The literal meaning of the word translated patience is “abiding under”. Vine says, “Patience is the quality that does not surrender to circumstances or succumb under trial; it is the opposite of despondency and is associated with hope (1 Thessalonians 1:3)”. It is not a passive attitude to trial or tribulation, it is more than that. It is not a mere sitting down with bowed head and folded arms in an attitude of resignation while the flood of events sweeps over you. It is that fortitude that stands up and bears troubles, that actively overcomes and conquers trials. It turns tribulation into triumph, it meets and conquers trouble, turning it into glory. It is commonly used in connection with tribulation. Tribulation worketh patience (Romans 5:3). The Christian must approve himself in much “patience” and in afflictions (2 Corinthians 6:4; 2 Thessalonians 1:4).
James speaks of the patience of Job, and a reading of the early chapters of Job will reveal this quality which transmutes dark trial into glory. Scripture also speaks of the patience of Jesus Christ. You will, no doubt, be able to recall instances of this triumphant endurance in His life. Actually Scripture refers to it in two specific instances – “endured the cross”, “endured such gainsaying of sinners” (Hebrews 12:2,3).
As we reverently watch Jesus come hound from the garden, pass through His mock trial, and then tread, cross-laden, out of the city, what do we see? Weakness? Yes, but not only physical weakness, there is also power, the strength of divine compassion. I think that perhaps Paul meant just this when he wrote that strange word about the weakness of God being stronger than men. His enemies, the rulers, the people in general and even the disciples, saw only the weakness. On the way to the cross He turned and saw the women weeping and said, “Weep not for Me”. He was not an object of pity but was proceeding in a might and majesty which were shown by the fact that He consented to death, He could have escaped but He meekly submitted; but not with passive resignation.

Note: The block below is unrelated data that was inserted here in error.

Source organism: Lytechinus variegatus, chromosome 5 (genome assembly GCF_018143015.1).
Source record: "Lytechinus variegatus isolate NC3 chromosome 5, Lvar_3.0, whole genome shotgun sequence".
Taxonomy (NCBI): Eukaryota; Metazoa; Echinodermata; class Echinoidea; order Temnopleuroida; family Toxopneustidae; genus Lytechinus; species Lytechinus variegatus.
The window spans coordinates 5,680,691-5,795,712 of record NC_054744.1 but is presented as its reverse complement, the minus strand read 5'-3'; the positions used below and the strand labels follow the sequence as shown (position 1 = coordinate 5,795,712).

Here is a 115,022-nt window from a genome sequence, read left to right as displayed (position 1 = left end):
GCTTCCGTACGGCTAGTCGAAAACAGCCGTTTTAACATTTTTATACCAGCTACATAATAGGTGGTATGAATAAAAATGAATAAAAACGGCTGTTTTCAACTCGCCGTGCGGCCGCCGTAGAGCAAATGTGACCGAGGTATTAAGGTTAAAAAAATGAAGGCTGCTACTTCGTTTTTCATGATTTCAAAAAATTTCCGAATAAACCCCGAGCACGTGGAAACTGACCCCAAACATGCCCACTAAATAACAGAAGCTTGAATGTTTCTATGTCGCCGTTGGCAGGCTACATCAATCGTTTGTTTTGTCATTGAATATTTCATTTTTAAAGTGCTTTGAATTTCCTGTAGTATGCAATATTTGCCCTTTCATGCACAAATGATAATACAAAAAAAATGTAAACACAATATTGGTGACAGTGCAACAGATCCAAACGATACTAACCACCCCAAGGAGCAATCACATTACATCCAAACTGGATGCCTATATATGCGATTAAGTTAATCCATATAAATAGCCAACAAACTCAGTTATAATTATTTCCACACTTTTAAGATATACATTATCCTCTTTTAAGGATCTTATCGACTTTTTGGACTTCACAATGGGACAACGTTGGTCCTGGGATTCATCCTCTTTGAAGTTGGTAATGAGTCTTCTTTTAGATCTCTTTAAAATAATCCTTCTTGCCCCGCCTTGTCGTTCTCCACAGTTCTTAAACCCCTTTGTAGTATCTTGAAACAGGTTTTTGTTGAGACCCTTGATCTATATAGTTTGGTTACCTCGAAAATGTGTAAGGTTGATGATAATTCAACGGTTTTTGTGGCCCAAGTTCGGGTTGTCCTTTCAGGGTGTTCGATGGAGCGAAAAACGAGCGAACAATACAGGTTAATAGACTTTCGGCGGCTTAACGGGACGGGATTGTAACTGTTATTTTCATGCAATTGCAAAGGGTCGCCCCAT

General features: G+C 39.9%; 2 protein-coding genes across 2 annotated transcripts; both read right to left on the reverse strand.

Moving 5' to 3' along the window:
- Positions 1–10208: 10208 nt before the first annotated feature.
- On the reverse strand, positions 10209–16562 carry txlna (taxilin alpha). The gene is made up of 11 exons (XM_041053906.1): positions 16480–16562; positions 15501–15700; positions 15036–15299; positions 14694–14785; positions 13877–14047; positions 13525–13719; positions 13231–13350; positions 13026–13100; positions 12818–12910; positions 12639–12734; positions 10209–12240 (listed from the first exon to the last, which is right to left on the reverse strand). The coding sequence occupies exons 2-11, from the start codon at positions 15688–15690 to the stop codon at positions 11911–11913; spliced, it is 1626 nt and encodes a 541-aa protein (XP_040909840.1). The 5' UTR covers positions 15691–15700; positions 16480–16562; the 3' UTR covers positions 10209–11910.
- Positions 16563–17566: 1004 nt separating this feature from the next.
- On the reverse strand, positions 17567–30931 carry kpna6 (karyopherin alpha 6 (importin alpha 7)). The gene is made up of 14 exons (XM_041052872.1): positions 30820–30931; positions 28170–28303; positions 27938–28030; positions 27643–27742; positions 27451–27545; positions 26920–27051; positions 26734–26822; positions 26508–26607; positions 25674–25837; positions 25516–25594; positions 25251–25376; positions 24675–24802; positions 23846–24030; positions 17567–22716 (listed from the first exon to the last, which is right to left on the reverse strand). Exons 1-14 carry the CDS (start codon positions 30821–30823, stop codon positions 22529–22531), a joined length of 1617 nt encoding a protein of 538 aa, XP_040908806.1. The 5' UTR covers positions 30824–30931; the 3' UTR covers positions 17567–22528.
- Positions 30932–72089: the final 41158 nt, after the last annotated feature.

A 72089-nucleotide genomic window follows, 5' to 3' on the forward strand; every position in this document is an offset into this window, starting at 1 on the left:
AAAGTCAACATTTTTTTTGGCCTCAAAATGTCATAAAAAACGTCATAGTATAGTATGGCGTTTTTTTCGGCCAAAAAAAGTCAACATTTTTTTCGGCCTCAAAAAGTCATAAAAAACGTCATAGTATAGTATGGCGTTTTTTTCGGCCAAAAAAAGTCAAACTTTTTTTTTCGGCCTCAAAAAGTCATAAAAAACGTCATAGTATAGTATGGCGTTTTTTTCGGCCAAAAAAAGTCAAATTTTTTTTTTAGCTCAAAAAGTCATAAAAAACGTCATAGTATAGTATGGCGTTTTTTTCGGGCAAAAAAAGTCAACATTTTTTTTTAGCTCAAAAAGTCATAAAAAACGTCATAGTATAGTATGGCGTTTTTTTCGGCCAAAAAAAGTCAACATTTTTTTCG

Throughout every moment of His trial and crucifixion He was in absolute control. Listen to some of His sayings as men heaped their vilest insults upon Him. “Father, forgive them; for they know not what they do”. That is patience in its Scriptural sense at its most majestic. We have our ideas of greatness but none can compare with that. In His heart there was no resentment, no anger, no desire for punishment for those who so maltreated Him, but rising far above man’s degradation He prayed for their forgiveness. Perfect patience turning trial into triumph.
“And one of the malefactors … railed on Him, saying, Art not Thou the Christ? save Thyself and us”. But to the other malefactor who, recognizing that earthly power had done all that it could for him, flung himself on to the mercy of this amazing, forgiving Man on the central cross, there came this promise: “Today thou shalt be with Me in paradise”. Deserted by His disciples, the butt of the rulers’ cruel mockery, spat upon, scourged, rejected by the howling mob, the object of bitter insult, yet right there and then revealing the triumph of the cross by swinging open the gates of His heavenly kingdom to this dying criminal.
“And it was now about the sixth hour; and a darkness came over the whole land until the ninth hour”. Three hours of darkness and silence, with no record in the Gospels of what transpired. The most important hours of all man’s history enveloped in mysterious blackness. And then, with a loud voice, the cry, “It is finished”. We note it well and rejoice in the triumphant shout of victory. Not a weak trailing voice but the loud cry of the Conqueror; He had endured the cross, transforming trial into triumph and disgrace into glory.
O patient spotless One
Our hearts in meekness train
To bear Thy yoke and learn of Thee
That we may rest obtain.